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News >  WA Government

Washington presidential primary heads to March

UPDATED: Mon., March 4, 2019

Washington Gov. Jay Inslee speaks March 1 during a campaign event at A&R Solar in Seattle. Inslee announced that he will seek the 2020 Democratic presidential nomination. This week the Legislature voted to move Washington’s presidential primary to March and require voters to name party affiliation. (Ted S. Warren / AP)
Washington Gov. Jay Inslee speaks March 1 during a campaign event at A&R Solar in Seattle. Inslee announced that he will seek the 2020 Democratic presidential nomination. This week the Legislature voted to move Washington’s presidential primary to March and require voters to name party affiliation. (Ted S. Warren / AP)

OLYMPIA – Washington will have a new, earlier presidential primary next year after the House passed the changes Monday and sent it to a person who’s trying to be on that ballot.

On a 54-42 vote, House Democrats overcame objections that the new primary will disenfranchise voters who don’t want to check a box to say they consider themselves a Democrat or Republican, at least for that election, to have their vote counted.

The bill already passed the Senate, and now goes to Gov. Jay Inslee, who declared Friday he was running for the Democratic nomination for president.

Unlike most past presidential primaries in Washington, voters won’t be given the option to mark an “unaffiliated” ballot. Washington voters haven’t registered by party since the 1930s, and all other primaries send the two top vote-getters to the general election, regardless of party. The bill passed Monday doesn’t change that.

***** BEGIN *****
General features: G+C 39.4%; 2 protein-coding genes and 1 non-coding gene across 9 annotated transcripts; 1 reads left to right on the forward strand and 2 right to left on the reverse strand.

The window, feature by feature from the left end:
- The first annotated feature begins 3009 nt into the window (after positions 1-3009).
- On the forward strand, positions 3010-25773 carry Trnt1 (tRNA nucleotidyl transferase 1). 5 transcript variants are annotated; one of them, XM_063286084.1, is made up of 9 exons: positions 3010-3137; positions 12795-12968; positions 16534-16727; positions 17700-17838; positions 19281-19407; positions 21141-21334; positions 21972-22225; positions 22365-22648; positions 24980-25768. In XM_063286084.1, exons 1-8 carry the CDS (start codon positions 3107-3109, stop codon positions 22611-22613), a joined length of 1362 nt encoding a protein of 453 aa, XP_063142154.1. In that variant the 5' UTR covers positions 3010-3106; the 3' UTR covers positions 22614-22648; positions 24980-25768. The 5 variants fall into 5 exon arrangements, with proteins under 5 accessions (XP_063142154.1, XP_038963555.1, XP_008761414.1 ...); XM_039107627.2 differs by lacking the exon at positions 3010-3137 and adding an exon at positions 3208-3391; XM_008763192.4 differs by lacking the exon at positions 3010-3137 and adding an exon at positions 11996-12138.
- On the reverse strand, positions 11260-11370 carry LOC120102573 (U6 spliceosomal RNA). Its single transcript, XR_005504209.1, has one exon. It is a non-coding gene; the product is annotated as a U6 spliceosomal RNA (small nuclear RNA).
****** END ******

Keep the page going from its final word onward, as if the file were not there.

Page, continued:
But the tradition should be honored, Republicans said.

“Washington is an independent state,” said Rep. Tom Dent, R-Moses Lake.

“Give the voters of Washington what they want, the ability to vote in the presidential primary without declaring a party,” said Rep. Jim Walsh, R-Aberdeen. “This bill serves the interests of the political parties, not the interests of the voters of this state.”

But Democratic Party national rules require some statement of party affiliation in order for primary results to be used to award convention delegates. Even though the Legislature approved an initiative in 1989 for a Washington presidential primary, the Democrats continued the caucus process to award delegates. Republicans have used different combinations of caucus and primary results.

“What I’ve heard is people want to get away from caucuses,” said Rep. Zack Hudgins, D-Tukwila. “It is not a burden to suggest you have to be a member of a party to pick its standard bearer.”

“Why spend $12 million on a primary that won’t count?” said Rep. Javier Valdez, D-Seattle.

Another problem that has relegated the Washington primary to relative unimportance is the date. Under the law created by the initiative, it falls on the fourth Tuesday in May, when both parties often have selected their nominees and most candidates on the ballot have dropped out of the race. The date can be moved, but only by a supermajority of a bipartisan commission.

The bill passed Monday moves the date to the second Tuesday in March, which this year would be a week after “Super Tuesday,” when 10 states will be holding primaries, and could set up a regional primary with Idaho and Oregon.

Two states have caucuses and two have primaries before Super Tuesday, and the field could be winnowed after those 14 contests, but Washington voters are mailed their ballots about three weeks before an election, so they’ll have them in hand during the most intense part of the presidential selection contests.

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